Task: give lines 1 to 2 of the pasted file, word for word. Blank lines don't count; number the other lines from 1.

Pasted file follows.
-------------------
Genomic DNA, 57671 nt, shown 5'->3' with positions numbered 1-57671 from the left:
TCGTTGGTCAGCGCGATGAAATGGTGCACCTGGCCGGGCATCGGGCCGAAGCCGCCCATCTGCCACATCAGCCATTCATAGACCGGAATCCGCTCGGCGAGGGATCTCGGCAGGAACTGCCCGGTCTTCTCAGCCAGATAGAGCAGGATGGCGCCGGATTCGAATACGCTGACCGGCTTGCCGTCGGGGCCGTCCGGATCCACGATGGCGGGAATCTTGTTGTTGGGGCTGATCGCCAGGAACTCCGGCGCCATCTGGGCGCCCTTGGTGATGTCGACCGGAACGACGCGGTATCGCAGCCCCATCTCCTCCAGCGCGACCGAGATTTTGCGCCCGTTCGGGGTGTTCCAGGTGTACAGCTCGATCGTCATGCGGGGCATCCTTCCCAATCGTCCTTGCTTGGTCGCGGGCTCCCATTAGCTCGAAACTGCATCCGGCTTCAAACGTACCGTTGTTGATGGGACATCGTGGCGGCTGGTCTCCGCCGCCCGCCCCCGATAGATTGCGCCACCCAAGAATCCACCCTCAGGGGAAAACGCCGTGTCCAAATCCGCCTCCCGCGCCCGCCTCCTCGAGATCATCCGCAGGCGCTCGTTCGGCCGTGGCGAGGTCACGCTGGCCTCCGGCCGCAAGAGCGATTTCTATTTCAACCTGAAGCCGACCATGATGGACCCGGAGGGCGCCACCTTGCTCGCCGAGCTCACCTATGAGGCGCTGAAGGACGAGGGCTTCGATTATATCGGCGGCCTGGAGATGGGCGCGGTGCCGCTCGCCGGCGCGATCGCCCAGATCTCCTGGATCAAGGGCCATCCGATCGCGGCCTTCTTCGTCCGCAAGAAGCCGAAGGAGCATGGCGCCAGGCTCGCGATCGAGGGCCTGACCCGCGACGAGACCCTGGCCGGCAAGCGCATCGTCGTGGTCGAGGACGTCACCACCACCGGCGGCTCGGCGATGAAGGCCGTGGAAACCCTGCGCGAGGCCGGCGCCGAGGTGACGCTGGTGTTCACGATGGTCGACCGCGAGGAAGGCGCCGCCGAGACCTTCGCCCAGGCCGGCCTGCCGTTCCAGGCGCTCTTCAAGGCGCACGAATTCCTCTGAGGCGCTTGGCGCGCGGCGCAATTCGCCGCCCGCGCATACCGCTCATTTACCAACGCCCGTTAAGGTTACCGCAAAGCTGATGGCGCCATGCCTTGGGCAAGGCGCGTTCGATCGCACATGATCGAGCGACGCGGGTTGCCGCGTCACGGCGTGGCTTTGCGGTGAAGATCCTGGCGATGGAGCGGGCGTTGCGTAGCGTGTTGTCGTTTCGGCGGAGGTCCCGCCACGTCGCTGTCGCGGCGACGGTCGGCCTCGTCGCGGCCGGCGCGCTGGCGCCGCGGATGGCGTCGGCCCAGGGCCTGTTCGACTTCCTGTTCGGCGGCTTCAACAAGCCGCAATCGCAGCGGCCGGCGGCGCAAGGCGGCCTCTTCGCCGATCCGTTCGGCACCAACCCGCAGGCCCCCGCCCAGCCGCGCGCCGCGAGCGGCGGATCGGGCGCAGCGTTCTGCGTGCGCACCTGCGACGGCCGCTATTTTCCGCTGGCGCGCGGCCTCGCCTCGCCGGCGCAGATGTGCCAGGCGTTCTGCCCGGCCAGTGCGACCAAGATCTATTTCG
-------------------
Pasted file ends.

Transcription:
Genomic DNA, 57671 nt, shown 5'->3' with positions numbered 1-57671 from the left:
TCGTTGGTCAGCGCGATGAAATGGTGCACCTGGCCGGGCATCGGGCCGAAGCCGCCCATCTGCCACATCAGCCATTCATAGACCGGAATCCGCTCGGCGAGGGATCTCGGCAGGAACTGCCCGGTCTTCTCAGCCAGATAGAGCAGGATGGCGCCGGATTCGAATACGCTGACCGGCTTGCCGTCGGGGCCGTCCGGATCCACGATGGCGGGAATCTTGTTGTTGGGGCTGATCGCCAGGAACTCCGGCGCCATCTGGGCGCCCTTGGTGATGTCGACCGGAACGACGCGGTATCGCAGCCCCATCTCCTCCAGCGCGACCGAGATTTTGCGCCCGTTCGGGGTGTTCCAGGTGTACAGCTCGATCGTCATGCGGGGCATCCTTCCCAATCGTCCTTGCTTGGTCGCGGGCTCCCATTAGCTCGAAACTGCATCCGGCTTCAAACGTACCGTTGTTGATGGGACATCGTGGCGGCTGGTCTCCGCCGCCCGCCCCCGATAGATTGCGCCACCCAAGAATCCACCCTCAGGGGAAAACGCCGTGTCCAAATCCGCCTCCCGCGCCCGCCTCCTCGAGATCATCCGCAGGCGCTCGTTCGGCCGTGGCGAGGTCACGCTGGCCTCCGGCCGCAAGAGCGATTTCTATTTCAACCTGAAGCCGACCATGATGGACCCGGAGGGCGCCACCTTGCTCGCCGAGCTCACCTATGAGGCGCTGAAGGACGAGGGCTTCGATTATATCGGCGGCCTGGAGATGGGCGCGGTGCCGCTCGCCGGCGCGATCGCCCAGATCTCCTGGATCAAGGGCCATCCGATCGCGGCCTTCTTCGTCCGCAAGAAGCCGAAGGAGCATGGCGCCAGGCTCGCGATCGAGGGCCTGACCCGCGACGAGACCCTGGCCGGCAAGCGCATCGTCGTGGTCGAGGACGTCACCACCACCGGCGGCTCGGCGATGAAGGCCGTGGAAACCCTGCGCGAGGCCGGCGCCGAGGTGACGCTGGTGTTCACGATGGTCGACCGCGAGGAAGGCGCCGCCGAGACCTTCGCCCAGGCCGGCCTGCCGTTCCAGGCGCTCTTCAAGGCGCACGAATTCCTCTGAGGCGCTTGGCGCGCGGCGCAATTCGCCGCCCGCGCATACCGCTCATTTACCAACGCCCGTTAAGGTTACCGCAAAGCTGATGGCGCCATGCCTTGGGCAAGGCGCGTTCGATCGCACATGATCGAGCGACGCGGGTTGCCGCGTCACGGCGTGGCTTTGCGGTGAAGATCCTGGCGATGGAGCGGGCGTTGCGTAGCGTGTTGTCGTTTCGGCGGAGGTCCCGCCACGTCGCTGTCGCGGCGACGGTCGGCCTCGTCGCGGCCGGCGCGCTGGCGCCGCGGATGGCGTCGGCCCAGGGCCTGTTCGACTTCCTGTTCGGCGGCTTCAACAAGCCGCAATCGCAGCGGCCGGCGGCGCAAGGCGGCCTCTTCGCCGATCCGTTCGGCACCAACCCGCAGGCCCCCGCCCAGCCGCGCGCCGCGAGCGGCGGATCGGGCGCAGCGTTCTGCGTGCGCACCTGCGACGGCCGCTATTTTCCGCTGGCGCGCGGCCTCGCCTCGCCGGCGCAGATGTGCCAGGCGTTCTGCCCGGCCAGTGCGACCAAGATCTATTTCG